Ed Pilkington, The Guardian, August 24, 2021
A coalition of current and retired Black police officers is calling for the release on parole of Sundiata Acoli, a former Black Panther member who has been incarcerated for 48 years for the 1973 murder of a New Jersey state trooper.
Four Black law enforcement groups have joined forces to press the case for Acoli’s parole almost half a century after he was arrested. In an amicus brief filed with the New Jersey supreme court, they call his continued imprisonment “an affront to racial justice” and accuse the parole board of violating the law by repeatedly refusing to set the prisoner free.
“Mr Acoli has spent more than half of his life in prison cells the size of a parking space, including nearly 20 years as a senior citizen … He should be granted parole,” the groups write.
Acoli is one of at least 11 former members of the Black Panther Party and its armed wing, the Black Liberation Army, who are still in prison for acts of violence committed largely in the late 1960s and 1970s. Many of the prisoners are approaching their half-century behind bars.
At 84, Acoli is the oldest of the former Black radicals still languishing in prison. He contracted Covid-19 last year from his cell in FCI Cumberland in Maryland, and is suffering from physical and mental impairments including gradual deterioration of his memory.
In a written communication with the Guardian, Acoli said that he was struggling with chronic degeneration of his hearing, eyesight, and mental and muscular capacity yet was receiving “little or no medical treatment” in prison.
“I am an 84-year-old man who’s been imprisoned since age 36 for almost 50 years, who now poses a threat not even to a flea, let alone public safety,” he said.
Acoli added: “My sentence is obviously too long. I am rapidly disintegrating before my family and friends’ eyes.”
When asked about the amicus brief, Acoli said: “The Black associations are simply expressing their opinion on what everyone already knows: that it’s time, actually past time, that I should be released.”
The intervention of the Black groups underscores a rift within police officer organizations. Powerful white-dominated law enforcement associations have been at the forefront of the battle to keep former Black Panthers incarcerated for decades.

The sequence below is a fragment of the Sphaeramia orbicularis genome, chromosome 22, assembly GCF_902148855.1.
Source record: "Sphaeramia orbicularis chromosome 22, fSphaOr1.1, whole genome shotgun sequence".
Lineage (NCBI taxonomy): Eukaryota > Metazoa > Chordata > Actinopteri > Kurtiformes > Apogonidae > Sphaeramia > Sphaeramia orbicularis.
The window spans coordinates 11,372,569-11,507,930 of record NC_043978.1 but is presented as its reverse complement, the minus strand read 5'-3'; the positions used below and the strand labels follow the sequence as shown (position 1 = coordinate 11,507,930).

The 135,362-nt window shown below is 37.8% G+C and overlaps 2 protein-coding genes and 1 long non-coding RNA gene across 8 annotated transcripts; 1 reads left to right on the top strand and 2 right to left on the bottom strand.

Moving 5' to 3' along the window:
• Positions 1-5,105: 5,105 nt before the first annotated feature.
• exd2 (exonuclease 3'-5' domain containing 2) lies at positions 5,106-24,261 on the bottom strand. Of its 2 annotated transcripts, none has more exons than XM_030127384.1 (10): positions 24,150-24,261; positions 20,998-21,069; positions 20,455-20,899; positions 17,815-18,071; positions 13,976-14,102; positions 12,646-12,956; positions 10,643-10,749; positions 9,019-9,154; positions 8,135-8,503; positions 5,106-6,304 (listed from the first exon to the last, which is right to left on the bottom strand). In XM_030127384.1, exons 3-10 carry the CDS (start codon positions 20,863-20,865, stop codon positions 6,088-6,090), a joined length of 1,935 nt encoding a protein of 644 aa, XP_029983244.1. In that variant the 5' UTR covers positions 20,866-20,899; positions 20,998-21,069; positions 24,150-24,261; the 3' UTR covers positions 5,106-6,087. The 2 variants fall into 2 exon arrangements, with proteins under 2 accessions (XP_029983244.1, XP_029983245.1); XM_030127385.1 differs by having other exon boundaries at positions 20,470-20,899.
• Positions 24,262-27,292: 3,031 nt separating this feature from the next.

In Acoli’s case, the New Jersey State Troopers Fraternal Association has called for him to remain “locked up and away from civil society for the rest of his life”.
Acoli, who was born Clark Edward Squire, was given a life sentence in 1974 for the murder of New Jersey state trooper Werner Foerster the previous year. Acoli had been driving along the New Jersey Turnpike together with two other members of the Black Liberation Army, Assata Shakur (born JoAnne Chesimard) and Zayd Malik Shakur (James Costan) when they were stopped by a state trooper, James Harper, over a defective taillight.
In the ensuing melee, shots were fired. Foerster was struck with four bullets and died, and Zayd Malik Shakur was also killed. Harper was wounded, and both Acoli and Assata Shakur were arrested after a police chase.
Shakur escaped and fled to Cuba, where she was granted asylum by the Cuban government. In 2013 she became the first woman to be put on the FBI’s “most wanted terrorists” list, and at age 74 she faces a $2m reward for information leading to her capture.
In the amicus brief, the four Black police officer groups make powerful arguments against Acoli’s continuing imprisonment. They point out that New Jersey has the greatest disparity in the nation between the incarceration rate of Black and white people – a gap of 12 to 1, according to the state’s Criminal Sentencing and Disposition Commission.
Almost two thirds of New Jersey prisoners serving life sentences are Black.
They also point out that prisoners on life sentences, like Acoli, tend to have the lowest recidivism rate of all classes of prisoner – and the rate falls further with age. Yet over the past 40 years the rate of prisoners granted release by the New Jersey parole board has plummeted – from 42% in the 1980s to just 7% between 2012 and 2019.
The Black groups accuse the parole board of obsessively focusing on whether Acoli has changed his radical political views rather than concentrating on the only issue they are required to consider – whether he poses a threat to the public should he be freed. The amicus brief says the board’s approach amounts to “extralegal punishment”.
Acoli first came up for parole in 1993, and on that occasion was not only denied but told he would have to wait another 20 years before he could reapply to the board. In 2014 he came close to walking free when a three-judge panel of the state appeals court ordered his release on grounds he posed no threat at all – only to have that ruling overturned by the state supreme court.
After a further round of parole board and court hearings, he is now appealing again to the New Jersey supreme court, which is expected to consider the case later this year or early next.
The four groups that have jointly written the amicus brief are: the National Association of Blacks in Criminal Justice, Blacks in Law Enforcement of America, the Black Police Experience and the Grand Council of Guardians.
Ronald Hampton, who served for 24 years as a police officer in Washington DC and who is now with Blacks in Law Enforcement of America, said that prolonged prison terms for the former Black Panthers highlighted racial distortions in the criminal justice system. “These long sentences are absurd. The system is meant to rehabilitate – prisoners who complete their sentences should be sent home, but that hasn’t worked for Black folks.”